• User interface enhancements, including a new icon
  • A new PKG installer

The Password Tote website is free and allows you to manage your passwords securely from any location. The desktop and mobile applications require a $2.99/mo subscription. Start your free two month trial here.

The iOS and Mac OS X versions of Password Tote use the outstanding communication libraries from RemObjects, and the Windows version’s slick visual styling comes from DevExpress’s WinForms controls.

An Update on Password Tote

Password Tote for iOS version 1.0.2 is now available for download on the Apple App Store. This update introduces backing up to Dropbox, offline access to passwords, color-coded passwords, password generation, and also fixes a couple of issues.

Version 1.0.3 for iOS is already under way. Planned features include importing from popular password systems and restoring backups, both via Dropbox.

Version 1.0.3 of the Mac OS X client is also already in the works. Changes include user interface improvements, Growl notifications, and importing from LastPass.

Finally I wanted to thank Jim and Marc at RemObjects for working with me on a nice case study and for having me on their podcast. Their support really has made focusing on the features (instead of the communication) for these Password Tote clients possible.

New Version of Password Tote for Mac OS X Available

Version 1.0.1. of Password Tote for Mac OS X (powered by RemObjects SDK for Xcode) is now available for download. This version brings a few new features and fixes, most notably:

  • The ability to import passwords from 1Password and KeePass
  • The ability to check for new updates from within the program
  • More consistent password generation
  • Minor bug fixes

As previously stated, there’s also an update for the iOS app in the works as well. Version 1.0.1 for iOS is just going through some final testing before submitting the update to Apple for approval.

What’s In Store for Password Tote for iOS

After some minor surgery and a bit of time off, I’m back to work, and back to working on Password Tote. We’ve been gathering feedback from users since launching Password Tote for iOS a couple of weeks ago. Below are some items in store for the next update:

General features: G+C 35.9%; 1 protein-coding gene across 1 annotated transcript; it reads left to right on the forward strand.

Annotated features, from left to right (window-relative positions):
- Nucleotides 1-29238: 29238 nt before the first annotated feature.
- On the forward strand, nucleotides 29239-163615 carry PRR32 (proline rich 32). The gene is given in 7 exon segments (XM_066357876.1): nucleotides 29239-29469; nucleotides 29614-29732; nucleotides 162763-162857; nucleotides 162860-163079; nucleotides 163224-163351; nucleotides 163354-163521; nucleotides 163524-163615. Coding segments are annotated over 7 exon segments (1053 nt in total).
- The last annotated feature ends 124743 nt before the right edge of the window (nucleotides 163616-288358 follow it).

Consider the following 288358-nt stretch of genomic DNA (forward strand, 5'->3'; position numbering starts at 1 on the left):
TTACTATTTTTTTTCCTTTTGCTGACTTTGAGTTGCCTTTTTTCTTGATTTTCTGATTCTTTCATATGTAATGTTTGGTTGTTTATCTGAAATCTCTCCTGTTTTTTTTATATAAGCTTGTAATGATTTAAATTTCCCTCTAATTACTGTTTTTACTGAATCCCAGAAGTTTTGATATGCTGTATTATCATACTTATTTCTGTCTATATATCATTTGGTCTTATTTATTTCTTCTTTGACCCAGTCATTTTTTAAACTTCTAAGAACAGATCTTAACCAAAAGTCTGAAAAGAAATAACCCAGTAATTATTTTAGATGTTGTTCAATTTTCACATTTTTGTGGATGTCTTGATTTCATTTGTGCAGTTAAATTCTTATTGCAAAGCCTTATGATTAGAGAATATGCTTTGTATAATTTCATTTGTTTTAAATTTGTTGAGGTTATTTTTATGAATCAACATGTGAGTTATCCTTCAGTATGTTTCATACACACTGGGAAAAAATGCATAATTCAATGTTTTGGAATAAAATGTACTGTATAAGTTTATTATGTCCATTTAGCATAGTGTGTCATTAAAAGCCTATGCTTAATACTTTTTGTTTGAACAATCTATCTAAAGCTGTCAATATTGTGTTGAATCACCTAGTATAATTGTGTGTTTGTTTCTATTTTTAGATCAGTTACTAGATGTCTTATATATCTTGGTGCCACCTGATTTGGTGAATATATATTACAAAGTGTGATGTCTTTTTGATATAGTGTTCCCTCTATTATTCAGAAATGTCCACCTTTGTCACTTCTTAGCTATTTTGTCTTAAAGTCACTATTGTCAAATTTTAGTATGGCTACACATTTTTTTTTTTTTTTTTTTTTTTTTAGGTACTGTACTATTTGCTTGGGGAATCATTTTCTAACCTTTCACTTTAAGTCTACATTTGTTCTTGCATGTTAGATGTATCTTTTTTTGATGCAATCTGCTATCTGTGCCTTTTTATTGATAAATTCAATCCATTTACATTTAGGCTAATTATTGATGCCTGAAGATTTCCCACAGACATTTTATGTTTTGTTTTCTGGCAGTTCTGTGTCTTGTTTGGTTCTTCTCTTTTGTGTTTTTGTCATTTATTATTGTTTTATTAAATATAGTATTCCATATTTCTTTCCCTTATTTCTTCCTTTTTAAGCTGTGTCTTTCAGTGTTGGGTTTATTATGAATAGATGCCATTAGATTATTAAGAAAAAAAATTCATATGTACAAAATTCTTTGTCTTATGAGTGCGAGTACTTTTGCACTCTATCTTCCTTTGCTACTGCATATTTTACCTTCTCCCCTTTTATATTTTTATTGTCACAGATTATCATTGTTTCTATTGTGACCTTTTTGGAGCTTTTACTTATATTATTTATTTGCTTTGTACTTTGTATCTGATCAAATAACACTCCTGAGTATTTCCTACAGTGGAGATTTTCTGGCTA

• Ability to backup passwords to Dropbox
  • Ability to run in offline mode for slow/no network access
  • Ability to generate passwords of varying strength
  • Expose more password details, eg. expiration date
  • Fix a crash when memory is low
  • Fix an issue flagging passwords as favorites on the iPad

Web access to Password Tote is free for life. Access from desktop and mobile clients is completely free for two months (and only $3/mo afterwards). If you want to give feedback, you can apply to the open betas at Beta Circle where you can file suggestions and issues and monitor their progress.

Protecting Your Passwords

How do you protect your passwords? How many passwords do you have? Do you share the same password between two or more securables?

I used to be so proud of my passwords. Between twelve and sixteen characters – no words contained. That’s right. With numbers and characters. And symbols! People who saw me type in a password laughed and knew I was a geek.

Then I had an account of mine hacked. And the fact that I shared that 14 character alpha-numeric password with other securables suddenly took on a whole new meaning.

It was at this point that I decided to start using software to manage my passwords. I had passwords, application keys, and the likes stored all over in various formats. Then there were those passwords that I was always having to retrieve through some mechanism that usually involved waiting for some email and taking further steps.

Password Tote has taken care of these things for me. Granted, I’m biased – the software is written by a co-worker and friend of mine. He’d asked me for years to use the program – but, as I stated, I had always been confident in my passwords.

I started using Password Tote a couple of years ago and have never looked back. It allows me to generate passwords, visually judge their strengths, set expirations on passwords (with desktop notifications), keep track of associated email addresses and secret questions, and all of those things that you would come to expect from password security software.

But it also looks great. It has lots of nice themes, plus advanced support for both Windows Vista and Windows 7, including Aero glass support, task dialogs, and jump list support. And it has new “cloud” support, allowing you to save your passwords to, and restore them from, the “cloud” (securely of course).

I’ve been told (repeatedly, as I’m pretty persistent) that there will be an online version as well as some sort of iPhone and/or OS X support in the future (I may be helping with the development, in fact).

All said, I couldn’t recommend the software more. And, if you think your passwords are “good enough”, but aren’t using software to keep them strong, random, and secure, you are just biding your time!